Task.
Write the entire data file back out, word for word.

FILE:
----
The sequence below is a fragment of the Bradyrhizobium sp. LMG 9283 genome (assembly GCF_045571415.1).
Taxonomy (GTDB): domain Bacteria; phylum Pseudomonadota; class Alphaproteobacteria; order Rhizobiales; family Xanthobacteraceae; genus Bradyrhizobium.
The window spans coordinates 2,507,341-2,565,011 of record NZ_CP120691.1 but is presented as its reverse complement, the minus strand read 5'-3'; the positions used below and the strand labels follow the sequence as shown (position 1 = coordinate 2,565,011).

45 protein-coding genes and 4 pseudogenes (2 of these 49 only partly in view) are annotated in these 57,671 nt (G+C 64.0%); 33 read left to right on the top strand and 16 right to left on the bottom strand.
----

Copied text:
The sequence below is a fragment of the Bradyrhizobium sp. LMG 9283 genome (assembly GCF_045571415.1).
Taxonomy (GTDB): domain Bacteria; phylum Pseudomonadota; class Alphaproteobacteria; order Rhizobiales; family Xanthobacteraceae; genus Bradyrhizobium.
The window spans coordinates 2,507,341-2,565,011 of record NZ_CP120691.1 but is presented as its reverse complement, the minus strand read 5'-3'; the positions used below and the strand labels follow the sequence as shown (position 1 = coordinate 2,565,011).

45 protein-coding genes and 4 pseudogenes (2 of these 49 only partly in view) are annotated in these 57,671 nt (G+C 64.0%); 33 read left to right on the top strand and 16 right to left on the bottom strand.